According to the SEC’s complaint, CompuDyne’s shares were traded thinly at the time of the PIPE offering. In advance of the resale, information flowed from the investment banking and sales side of FBR to the trading side without restriction. The trading department, based on information from the offering, sold CompuDyne shares short with the intent to cover from shares purchased in the resale from firm clients. According to the complaint, the PIPE offering information was material non-public information and, thus, trading on that information is insider trading in violation of the antifraud provisions of the federal securities laws. At the same time, permitting the information about the offering to flow out of the investment banking and sales arm of FBR constituted a failure to supervise and have appropriate procedures in place. The sale of unregistered securities occurred because FBR sold CompuDyne’s shares short prior to the actual resale, although the shares of the company were publicly traded. The SEC tied this claim to factual allegations that the short sales were made with the intent of, and in fact were, covered with shares from the resale i.e. shares that had not yet been part of a public offering and were restricted at the time of the short sale. The approach of this complaint is interesting and worth considering. The insider trading claim is based on the theory that CompuDyne shares were part of a trading market. Thus, an insider or temporary insider such as FBR who has material non-public information and trades based on that information violates the antifraud rules. This is textbook insider trading. Similarly, standard industry practice dictates that an investment bank should prohibit information flow from its investment banking and sales operations to its sales arm. Yet, what is interesting is the theory of the Section 5 sale of unregistered securities claim. The Section 5 claim is based on the theory that the short sales were made prior to the effective date of the resale registration statement for the then restricted PIPE shares. At the time of those short sales, however, there was a trading market for CompuDyne shares. Since the short sales could have been covered from that market one could argue that there was no Section 5 violation. The SEC appears to have avoided this difficulty by integrating the short sales into the resale. This is done with two key factual allegations: (1) a claim that CompuDyne’s shares were traded very thinly suggesting that the shorts could not be covered (at least easily) from the market; and (2) a specific allegation that the shorts were made from FBR’s market maker account and would be, and in fact were, covered by purchases in the resale aftermarket from firm clients. Thus, the SEC claimed in its complaint that “FBR and Friedman, in effect, sold their customers’ PIPE shares prior to their registration.” These allegations suggest that FBR violated Section 5 and took unfair advantage of its clients. The SEC’s Section 5 claim, which might at first appear very questionable, ties together based on the factual allegations. In contrast, if the short sales were made and covered on an exchange the theory would clearly be problematic at best.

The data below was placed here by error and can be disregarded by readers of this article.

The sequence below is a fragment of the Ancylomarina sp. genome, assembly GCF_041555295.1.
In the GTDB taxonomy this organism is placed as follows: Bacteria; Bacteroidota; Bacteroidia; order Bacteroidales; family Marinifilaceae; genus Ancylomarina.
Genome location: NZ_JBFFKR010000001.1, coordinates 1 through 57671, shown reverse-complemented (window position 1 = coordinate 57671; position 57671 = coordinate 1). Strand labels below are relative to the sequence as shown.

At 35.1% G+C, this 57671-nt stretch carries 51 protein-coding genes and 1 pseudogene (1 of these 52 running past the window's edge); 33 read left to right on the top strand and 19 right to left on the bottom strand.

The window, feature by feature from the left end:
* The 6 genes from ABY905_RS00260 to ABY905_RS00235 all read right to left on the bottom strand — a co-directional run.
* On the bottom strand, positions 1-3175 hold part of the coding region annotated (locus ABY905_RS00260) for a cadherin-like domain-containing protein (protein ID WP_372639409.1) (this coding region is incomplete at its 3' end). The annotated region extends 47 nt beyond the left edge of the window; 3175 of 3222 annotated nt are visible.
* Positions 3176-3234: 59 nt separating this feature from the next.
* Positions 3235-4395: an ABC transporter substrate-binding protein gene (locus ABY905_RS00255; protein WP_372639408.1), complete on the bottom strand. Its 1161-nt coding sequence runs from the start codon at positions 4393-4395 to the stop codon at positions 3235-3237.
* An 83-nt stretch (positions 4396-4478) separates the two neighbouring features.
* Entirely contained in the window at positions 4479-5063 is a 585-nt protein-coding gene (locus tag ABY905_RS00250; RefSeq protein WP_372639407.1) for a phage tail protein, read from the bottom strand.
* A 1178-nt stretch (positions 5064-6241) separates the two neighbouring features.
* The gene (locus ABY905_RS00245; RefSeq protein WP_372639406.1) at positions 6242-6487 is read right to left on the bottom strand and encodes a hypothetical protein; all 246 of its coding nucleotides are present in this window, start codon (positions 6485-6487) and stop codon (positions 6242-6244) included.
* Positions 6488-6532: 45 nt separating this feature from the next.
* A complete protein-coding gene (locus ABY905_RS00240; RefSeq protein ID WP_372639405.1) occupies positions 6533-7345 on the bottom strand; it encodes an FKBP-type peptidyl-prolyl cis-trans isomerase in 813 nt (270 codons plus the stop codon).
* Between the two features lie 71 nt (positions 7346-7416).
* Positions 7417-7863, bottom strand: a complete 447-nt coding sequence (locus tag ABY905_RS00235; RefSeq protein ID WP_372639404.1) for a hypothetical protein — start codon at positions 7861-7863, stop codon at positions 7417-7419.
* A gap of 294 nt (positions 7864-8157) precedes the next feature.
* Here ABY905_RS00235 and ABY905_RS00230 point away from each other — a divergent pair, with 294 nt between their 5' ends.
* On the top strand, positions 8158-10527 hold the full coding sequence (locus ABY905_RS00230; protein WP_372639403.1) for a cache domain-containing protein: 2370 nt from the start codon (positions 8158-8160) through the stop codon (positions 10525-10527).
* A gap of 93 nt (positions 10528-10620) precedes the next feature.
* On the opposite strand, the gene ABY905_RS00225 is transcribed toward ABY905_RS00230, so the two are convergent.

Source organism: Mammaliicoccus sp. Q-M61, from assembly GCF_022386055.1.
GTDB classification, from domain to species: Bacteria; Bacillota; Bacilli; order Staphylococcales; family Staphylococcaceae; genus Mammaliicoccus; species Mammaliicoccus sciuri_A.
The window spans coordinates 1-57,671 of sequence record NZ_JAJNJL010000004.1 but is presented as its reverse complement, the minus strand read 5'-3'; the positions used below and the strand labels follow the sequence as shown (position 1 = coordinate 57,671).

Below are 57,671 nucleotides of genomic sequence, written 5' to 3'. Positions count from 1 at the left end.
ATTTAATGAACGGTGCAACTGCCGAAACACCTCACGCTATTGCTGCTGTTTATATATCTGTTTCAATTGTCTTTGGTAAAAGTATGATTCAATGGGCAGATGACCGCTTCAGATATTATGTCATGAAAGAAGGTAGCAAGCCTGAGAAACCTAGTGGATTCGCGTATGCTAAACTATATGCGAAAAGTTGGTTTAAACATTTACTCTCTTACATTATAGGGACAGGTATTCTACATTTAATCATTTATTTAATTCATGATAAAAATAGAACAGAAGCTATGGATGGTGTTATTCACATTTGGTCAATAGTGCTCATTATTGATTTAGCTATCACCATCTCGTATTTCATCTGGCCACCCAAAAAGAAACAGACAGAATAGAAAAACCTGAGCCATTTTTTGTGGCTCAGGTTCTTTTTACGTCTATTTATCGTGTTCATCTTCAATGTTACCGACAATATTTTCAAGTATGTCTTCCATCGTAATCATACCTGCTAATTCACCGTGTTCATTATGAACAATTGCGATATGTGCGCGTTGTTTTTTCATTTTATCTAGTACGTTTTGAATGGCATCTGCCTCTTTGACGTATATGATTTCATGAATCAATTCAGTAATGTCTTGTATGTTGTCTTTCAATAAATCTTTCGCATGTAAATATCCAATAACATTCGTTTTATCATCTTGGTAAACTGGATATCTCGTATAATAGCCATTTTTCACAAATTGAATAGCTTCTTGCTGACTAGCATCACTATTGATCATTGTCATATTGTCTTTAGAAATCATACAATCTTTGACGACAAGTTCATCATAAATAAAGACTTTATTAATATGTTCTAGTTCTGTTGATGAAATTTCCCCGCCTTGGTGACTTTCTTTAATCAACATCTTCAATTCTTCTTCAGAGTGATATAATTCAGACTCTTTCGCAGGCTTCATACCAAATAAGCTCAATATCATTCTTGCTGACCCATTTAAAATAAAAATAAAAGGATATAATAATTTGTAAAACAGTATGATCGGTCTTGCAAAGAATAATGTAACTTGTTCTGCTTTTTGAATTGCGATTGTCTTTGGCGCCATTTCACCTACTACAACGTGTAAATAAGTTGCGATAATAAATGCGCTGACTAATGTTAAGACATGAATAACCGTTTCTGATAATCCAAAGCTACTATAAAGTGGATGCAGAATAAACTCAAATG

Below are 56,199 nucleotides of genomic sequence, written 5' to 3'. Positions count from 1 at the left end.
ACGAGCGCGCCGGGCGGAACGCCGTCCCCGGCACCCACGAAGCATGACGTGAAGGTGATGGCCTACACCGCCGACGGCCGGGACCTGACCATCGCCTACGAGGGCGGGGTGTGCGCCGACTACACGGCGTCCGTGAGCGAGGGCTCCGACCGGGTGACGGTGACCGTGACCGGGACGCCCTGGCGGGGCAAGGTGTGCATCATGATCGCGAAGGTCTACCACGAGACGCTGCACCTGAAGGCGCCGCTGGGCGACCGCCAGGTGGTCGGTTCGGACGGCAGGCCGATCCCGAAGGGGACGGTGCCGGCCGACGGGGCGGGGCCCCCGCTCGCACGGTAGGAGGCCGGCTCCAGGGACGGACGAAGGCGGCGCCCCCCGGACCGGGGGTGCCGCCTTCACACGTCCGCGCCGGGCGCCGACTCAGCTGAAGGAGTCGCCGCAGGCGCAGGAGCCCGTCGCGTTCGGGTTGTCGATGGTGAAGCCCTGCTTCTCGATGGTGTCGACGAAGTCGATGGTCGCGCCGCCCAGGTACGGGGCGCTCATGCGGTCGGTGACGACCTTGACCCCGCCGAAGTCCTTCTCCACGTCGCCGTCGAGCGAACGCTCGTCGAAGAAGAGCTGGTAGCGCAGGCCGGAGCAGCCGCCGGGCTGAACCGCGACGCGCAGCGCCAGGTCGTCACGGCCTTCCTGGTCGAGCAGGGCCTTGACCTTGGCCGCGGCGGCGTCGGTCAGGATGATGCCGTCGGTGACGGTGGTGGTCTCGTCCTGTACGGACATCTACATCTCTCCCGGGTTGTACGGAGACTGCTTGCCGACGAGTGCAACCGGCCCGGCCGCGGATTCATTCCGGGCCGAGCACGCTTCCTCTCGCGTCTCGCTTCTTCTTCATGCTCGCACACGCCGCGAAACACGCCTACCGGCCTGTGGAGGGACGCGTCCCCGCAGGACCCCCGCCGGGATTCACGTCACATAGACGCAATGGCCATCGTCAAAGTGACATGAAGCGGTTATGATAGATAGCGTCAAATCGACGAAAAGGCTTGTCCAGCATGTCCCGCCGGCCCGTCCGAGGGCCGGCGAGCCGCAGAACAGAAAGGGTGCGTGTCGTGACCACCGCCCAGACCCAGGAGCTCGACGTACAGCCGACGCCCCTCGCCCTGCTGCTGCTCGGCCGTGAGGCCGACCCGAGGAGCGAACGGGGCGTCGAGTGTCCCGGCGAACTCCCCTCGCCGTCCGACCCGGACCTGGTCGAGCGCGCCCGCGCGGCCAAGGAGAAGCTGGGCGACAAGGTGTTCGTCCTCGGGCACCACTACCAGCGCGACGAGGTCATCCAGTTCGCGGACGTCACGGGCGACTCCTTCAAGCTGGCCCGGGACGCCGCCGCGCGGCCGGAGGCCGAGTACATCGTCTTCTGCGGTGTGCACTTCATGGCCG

We wish everyone a great holiday. In the spirit of the season we should all remember those less fortunate. Please consider the charities we have listed on our web page or those you may prefer. The best of the season to everyone!